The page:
13. A method for detecting congenital adrenal hyperplasia in newborn infants, which comprises the steps of collecting a blood sample of the newborn infant on a sheet of absorbing material and subjecting this blood sample to the method as defined in claim 7.
14. The method as defined by claim 1, further comprising, after drying the sample-containing sheet, the step of storing the dried sheet for an extended period of time up to about 1 month at ambient temperature.
15. A combination for the determination of a steroid hormone in a sample of a human body liquid, comprising:
(a) a first container having therein an absorbing paper adapted for absorbing the sample of the body liquid;
(b) a second container, containing a first reagent which comprises a radioisotopically labeled form of the steroid hormone; and
(c) a third container, containing a second reagent comprising an antiserum for the steroid hormone.
16. The combination, as defined in claim 15, wherein the steroid hormone is 17α-hydroxy-progesterone.
Description

The invention described herein was made in the course of work under a grant from the Department of Health, Education and Welfare. Grant No. R01 HD00072.

BACKGROUND OF THE INVENTION

The present invention relates to a micromethod and means for the determination of steroids, in particular of 17α-hydroxy-progesterone, in human body liquids and to a new method and means for detection of congenital adrenal hyperplasia (CAH) in newborn humans.

CAH is an inborn error of metabolism which is transmitted by an autosomal recessive gene. This disorder is due to a 21-hydroxylase deficiency and is recognizable by a markedly increased blood level of 17α-hydroxy-progesterone.

The estimated incidence of congenital adrenal hyperplasia (CAH) based on different population groups indicates that CAH may occur in one out of every 11,000 live births. Failure of early diagnosis of CAH in the affected newborn may lead to life-threatening adrenal crises during the first few months of life, and in the genetic female there may be a need for sex reassignment if the ambiguity of the external genitalia has led to an incorrect sex assignment.

Furthermore, delayed diagnosis is almost always associated with the acceleration of skeletal maturation ultimately leading to short stature and premature development of secondary sex characteristics in male children and further virilization in female affected children. In view of the described known complications of the unrecognized and untreated disease, and in view of the relatively high frequency of the gene, as reflected in incidence, diagnostic delay is a serious problem.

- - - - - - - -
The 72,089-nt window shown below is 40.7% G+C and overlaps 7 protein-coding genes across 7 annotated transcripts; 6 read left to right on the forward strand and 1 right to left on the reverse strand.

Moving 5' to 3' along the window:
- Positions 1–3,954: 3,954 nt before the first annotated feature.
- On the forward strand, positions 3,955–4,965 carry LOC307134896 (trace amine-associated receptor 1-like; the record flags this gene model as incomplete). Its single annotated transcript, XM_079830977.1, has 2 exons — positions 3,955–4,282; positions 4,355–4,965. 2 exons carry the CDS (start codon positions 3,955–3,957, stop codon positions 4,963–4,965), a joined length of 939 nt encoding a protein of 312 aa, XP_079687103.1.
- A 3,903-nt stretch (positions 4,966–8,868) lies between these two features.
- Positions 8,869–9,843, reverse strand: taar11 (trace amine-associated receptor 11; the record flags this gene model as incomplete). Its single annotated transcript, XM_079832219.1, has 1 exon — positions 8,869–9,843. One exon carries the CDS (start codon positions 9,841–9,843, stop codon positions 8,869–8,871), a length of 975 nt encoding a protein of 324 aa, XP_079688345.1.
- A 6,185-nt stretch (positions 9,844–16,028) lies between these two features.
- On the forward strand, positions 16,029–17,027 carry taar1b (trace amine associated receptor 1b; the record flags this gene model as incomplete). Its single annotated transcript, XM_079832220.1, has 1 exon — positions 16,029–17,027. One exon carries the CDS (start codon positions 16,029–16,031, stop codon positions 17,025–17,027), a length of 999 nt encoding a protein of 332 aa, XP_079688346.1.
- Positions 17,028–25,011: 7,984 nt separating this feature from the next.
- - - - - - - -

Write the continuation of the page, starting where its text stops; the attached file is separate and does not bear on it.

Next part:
A rapid screening program for the diagnosis of CAH during the newborn period is therefore desirable.

Until now measurements of urinary 17-ketosteroids and pregnanetriol in the 24-hour urine, and the determination of serum adrenal precursor hormone or androgen hormone have been used as diagnostic tests. In the normal infant, urinary 17-ketosteroid excretion is usually slightly increased during the newborn period. However, pregnanetriol in normal infants and infants with CAH, may not be elevated in urine. Therefore, these tests may not be diagnostic of CAH during the first few days of life. More recently, radioimmunoassay for the measurement of 17α-OH-progesterone has become available. The usefulness of this assay for the diagnosis of CAH has been well established (see, e.g., Youssefnejadian et al, Clin. Endocrinol. 4; 451, 1975, I. A. Hughes et al, J Pediatr 88: 766, 1976; and B. M. Lippe et al, J Pediatr 85: 782, 1974). However, all the prior art methods for the determination of steroids involve the analysis of blood plasma and require relatively large amounts of blood for the separation of the blood cell mass from the plasma. Further, sample collection by veno puncture is inconvenient in small infants.

In the recently developed radioimmunoassays, radiological means are employed to detect and/or measure the presence of a steroid in the patient's blood (or urine). In these radioimmunoassay tests, a solution of an antibody of the steroid is placed in contact with a mixture of the steroid, which has been extracted from a sample of the patient's body fluid to be tested and a known amount of the same steroid tagged with a radioactive isotope. The steroid in the test sample and the labeled steroid compete for interaction with the steroid antibody. The resulting steroids-antibody-complex is then separated from the fluid and either fraction may be analyzed radiologically in order to determine the respective proportions of the labeled and unlabeled steroid which became bound to the antibody. The concentration of steroid in the sample can be calculated from this information, since the proportion of labeled and unlabeled steroid will be in the same proportion in both fractions. The radioimmunoassay techniques exhibit a high degree of accuracy and specificity. Yet, like other prior art methods for steroid determination, the radioimmunoassay techniques also require relatively large amounts of blood for the preliminary separation of blood plasma from the hematocrit, and also have the usual disadvantage that samples can be stored only at low temperature, since the liquid samples are easily infected and spoiled by growth of bacteria.

SUMMARY OF THE INVENTION